The Oak Tree is the king of the Western trees: it has the majestic look with its large canopy top and a straight upward-growing trunk. Oaks are deciduous, meaning their leaves bloom and wither with the whim of seasons. .
When spring comes, new leaves and new branches bud from scales on the sturdy old branches, and that announces the onset of the cycle: growing. Growing needs energy. Photosynthesis converts carbon dioxide and sunlight absorbed by chlorophyll in the leaves, into sugar - its own energy source. The sugar is passed down through the phloem in the trunk, to “feed” the whole tree and make all parts grow. Roots grow sideways to form a deep, broad root system, which functions to absorb water and minerals in the soil. The water and minerals then get transported up by the xylem to the leaves, where the photosynthesis process needs water as an essential input.
Vernalagnia. Derived from lagneia, a Greek word meaning "lust," vernalagnia is a more formal name for what’s otherwise known as "spring fever"—a brighter and often more romantic mood brought on by the return of fine weather in the spring. One 1958 medical dictionary described vernalagnia as the “awakening of sexual desire in the spring.”
Oak trees self pollinate, or in another word, they produce both female flower and male flowers. The seeds - the acorns, looking like Mr. Potato-head wearing an upside-down scale-skinned bowl, start to develop in those low-profile female flowers nestled among the leaves. Acorns will take one to two years to mature before they fall off the parent tree.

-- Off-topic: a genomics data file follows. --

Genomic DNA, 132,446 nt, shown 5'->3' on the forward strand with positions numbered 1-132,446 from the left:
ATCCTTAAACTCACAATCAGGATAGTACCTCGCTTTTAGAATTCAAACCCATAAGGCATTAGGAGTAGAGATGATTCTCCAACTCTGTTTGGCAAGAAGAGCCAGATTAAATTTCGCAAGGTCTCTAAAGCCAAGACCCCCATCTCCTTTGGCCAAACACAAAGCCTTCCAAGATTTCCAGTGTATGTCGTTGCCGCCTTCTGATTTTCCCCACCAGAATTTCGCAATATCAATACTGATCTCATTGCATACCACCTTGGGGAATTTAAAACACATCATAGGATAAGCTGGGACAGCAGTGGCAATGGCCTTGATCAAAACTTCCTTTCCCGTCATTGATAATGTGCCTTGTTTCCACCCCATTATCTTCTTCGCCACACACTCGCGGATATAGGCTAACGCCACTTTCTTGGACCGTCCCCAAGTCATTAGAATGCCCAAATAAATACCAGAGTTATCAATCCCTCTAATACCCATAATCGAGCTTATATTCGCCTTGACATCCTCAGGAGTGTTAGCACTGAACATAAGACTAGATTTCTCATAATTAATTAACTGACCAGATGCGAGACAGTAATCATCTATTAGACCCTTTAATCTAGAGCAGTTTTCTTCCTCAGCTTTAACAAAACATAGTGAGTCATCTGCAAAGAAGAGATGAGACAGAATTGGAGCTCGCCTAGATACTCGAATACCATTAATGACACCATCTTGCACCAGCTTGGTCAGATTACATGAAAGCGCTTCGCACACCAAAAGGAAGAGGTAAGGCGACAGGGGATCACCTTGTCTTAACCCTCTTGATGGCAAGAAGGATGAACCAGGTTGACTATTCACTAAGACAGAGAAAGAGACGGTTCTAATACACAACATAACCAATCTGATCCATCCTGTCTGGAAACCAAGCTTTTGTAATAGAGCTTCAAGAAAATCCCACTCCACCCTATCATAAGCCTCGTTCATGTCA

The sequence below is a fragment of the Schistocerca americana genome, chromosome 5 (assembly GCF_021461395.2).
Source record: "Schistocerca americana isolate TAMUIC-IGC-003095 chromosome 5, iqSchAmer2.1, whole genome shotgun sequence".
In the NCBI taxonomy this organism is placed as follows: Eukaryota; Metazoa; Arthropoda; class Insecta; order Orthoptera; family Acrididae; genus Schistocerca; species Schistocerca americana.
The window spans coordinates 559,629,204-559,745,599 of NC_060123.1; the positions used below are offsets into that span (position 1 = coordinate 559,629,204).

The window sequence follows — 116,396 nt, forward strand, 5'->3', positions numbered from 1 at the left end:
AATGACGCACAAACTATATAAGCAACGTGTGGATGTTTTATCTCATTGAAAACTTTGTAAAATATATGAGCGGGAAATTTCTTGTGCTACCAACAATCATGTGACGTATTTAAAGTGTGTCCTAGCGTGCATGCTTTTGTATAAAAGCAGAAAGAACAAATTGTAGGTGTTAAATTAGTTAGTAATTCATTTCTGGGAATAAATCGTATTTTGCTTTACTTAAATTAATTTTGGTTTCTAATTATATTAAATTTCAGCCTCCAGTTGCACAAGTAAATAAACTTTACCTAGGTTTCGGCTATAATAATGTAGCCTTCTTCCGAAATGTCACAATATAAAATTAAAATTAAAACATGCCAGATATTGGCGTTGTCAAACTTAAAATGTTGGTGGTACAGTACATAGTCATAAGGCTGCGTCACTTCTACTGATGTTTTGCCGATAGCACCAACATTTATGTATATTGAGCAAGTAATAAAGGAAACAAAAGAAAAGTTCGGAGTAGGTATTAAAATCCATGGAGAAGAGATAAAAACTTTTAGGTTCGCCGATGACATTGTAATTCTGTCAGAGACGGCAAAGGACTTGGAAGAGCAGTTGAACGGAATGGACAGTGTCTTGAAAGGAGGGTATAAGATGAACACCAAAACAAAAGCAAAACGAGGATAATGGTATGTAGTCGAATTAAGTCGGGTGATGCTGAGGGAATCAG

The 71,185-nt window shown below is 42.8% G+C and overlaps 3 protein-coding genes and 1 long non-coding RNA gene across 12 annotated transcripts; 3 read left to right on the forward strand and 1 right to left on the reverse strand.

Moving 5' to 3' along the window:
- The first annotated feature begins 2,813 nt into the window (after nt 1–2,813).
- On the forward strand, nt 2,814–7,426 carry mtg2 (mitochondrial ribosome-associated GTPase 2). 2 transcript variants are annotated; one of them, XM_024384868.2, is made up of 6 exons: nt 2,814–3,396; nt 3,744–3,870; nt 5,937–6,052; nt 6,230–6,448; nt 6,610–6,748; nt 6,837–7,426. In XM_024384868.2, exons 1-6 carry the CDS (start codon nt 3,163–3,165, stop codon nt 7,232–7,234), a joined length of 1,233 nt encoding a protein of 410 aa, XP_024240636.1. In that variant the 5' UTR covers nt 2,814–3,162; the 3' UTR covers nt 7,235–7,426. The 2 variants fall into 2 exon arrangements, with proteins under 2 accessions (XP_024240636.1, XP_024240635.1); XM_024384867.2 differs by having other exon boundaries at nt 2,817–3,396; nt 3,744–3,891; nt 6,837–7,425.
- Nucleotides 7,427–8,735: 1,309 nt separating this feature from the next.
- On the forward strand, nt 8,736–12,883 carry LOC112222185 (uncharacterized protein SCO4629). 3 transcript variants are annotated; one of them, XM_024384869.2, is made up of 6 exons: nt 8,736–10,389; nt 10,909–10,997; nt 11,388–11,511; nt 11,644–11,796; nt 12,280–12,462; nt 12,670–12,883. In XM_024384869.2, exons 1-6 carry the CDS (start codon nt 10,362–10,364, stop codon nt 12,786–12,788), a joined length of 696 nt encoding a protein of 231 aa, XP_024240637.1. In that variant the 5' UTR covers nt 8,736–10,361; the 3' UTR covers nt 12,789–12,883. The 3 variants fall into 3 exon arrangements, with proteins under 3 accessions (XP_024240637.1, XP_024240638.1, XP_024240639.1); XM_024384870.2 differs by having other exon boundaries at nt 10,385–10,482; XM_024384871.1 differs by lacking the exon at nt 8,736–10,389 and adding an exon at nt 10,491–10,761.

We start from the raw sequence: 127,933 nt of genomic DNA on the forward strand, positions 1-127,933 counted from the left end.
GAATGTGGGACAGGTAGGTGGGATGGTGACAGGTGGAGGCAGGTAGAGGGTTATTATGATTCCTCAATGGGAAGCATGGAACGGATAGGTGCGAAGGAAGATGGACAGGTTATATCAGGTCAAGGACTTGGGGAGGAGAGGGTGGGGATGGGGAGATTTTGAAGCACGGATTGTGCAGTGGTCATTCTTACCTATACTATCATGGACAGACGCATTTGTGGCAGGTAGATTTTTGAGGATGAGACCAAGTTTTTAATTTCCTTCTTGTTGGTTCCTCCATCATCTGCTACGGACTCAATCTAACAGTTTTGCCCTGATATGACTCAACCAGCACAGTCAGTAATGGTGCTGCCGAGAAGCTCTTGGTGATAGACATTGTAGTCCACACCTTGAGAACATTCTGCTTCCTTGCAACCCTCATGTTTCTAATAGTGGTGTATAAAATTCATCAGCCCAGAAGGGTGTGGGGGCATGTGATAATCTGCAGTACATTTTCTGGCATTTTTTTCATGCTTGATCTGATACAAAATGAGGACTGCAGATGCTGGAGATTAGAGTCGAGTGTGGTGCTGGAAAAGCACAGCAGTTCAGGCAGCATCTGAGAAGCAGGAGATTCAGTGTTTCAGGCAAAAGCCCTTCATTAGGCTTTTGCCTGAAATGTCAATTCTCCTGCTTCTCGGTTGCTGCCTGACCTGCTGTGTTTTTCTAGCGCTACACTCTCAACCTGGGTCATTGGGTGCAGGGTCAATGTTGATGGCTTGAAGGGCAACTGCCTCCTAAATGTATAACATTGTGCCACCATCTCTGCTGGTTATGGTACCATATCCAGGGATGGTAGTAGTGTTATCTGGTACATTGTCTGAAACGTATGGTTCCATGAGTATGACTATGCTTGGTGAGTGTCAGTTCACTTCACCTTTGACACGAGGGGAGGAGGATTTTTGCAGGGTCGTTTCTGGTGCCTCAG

In summer, photosynthesis is fueled up by stronger sunlight and more rapid hydraulic cycles in hot temperatures. The tree increases in height, the trunk grows thicker and greener leaves cloud the tree top.
Reverdie Borrowed into English in the late 1800s, the word reverdie has a long history in its native French dating back as far as the 14th century at least: Derived from a verb, reverdir, meaning “to become green again,” a reverdie is a song, poem or dance performed in celebration of the return of the spring.
That lush blossom fades as the fall sneaks in: the leaves loses its green since they stop making chlorophyll in autumn, but puts on more red, orange and bronze thanks to the carotenoids and anthocyanins produced in them. Winter will see the whole tree falls asleep with bare branches - waiting for life to revive in the next spring. Oak Trees can live through some 600 such annual cycles.
Valentining. Since the 19th century, the chirruping of birds during the spring mating season is known as valentining.
There are two etymologies for carnation， a term found in English in the early 1500s。 According to one， carnation may be a corruption of coronation， perhaps because the flower‘s toothed petals resembled crowns or because the flowers were worn， crown-like， as garlands。
Chelidonize. If you want to be even more specific, though the verb chelidonize is a proper word for the chirping of swallows as they fly overhead. It derives from the Greek word for swallow, chelidon—which is also the origin of the 17th century adjective Chelidonian.
The second etymology comes from the flower‘s original color， and roots carnation in the Middle French carnation， “pink complexion”， from the Latin root caro， “flesh”， source of less delicate words like carnal and carnage。
Chelidonian. As well as being used to describe anything the deep red color of a swallow’s throat, Chelidonian winds are warm spring winds, so called because they tended to start blowing around the same time that swallows and martins began to return in the spring.
Erumpent, breard. A word for the re-emerging of plants above the ground in spring, the 17th century adjective erumpent describes anything that bursts forth. The very first appearance of a plant above the ground, incidentally, is called the breard.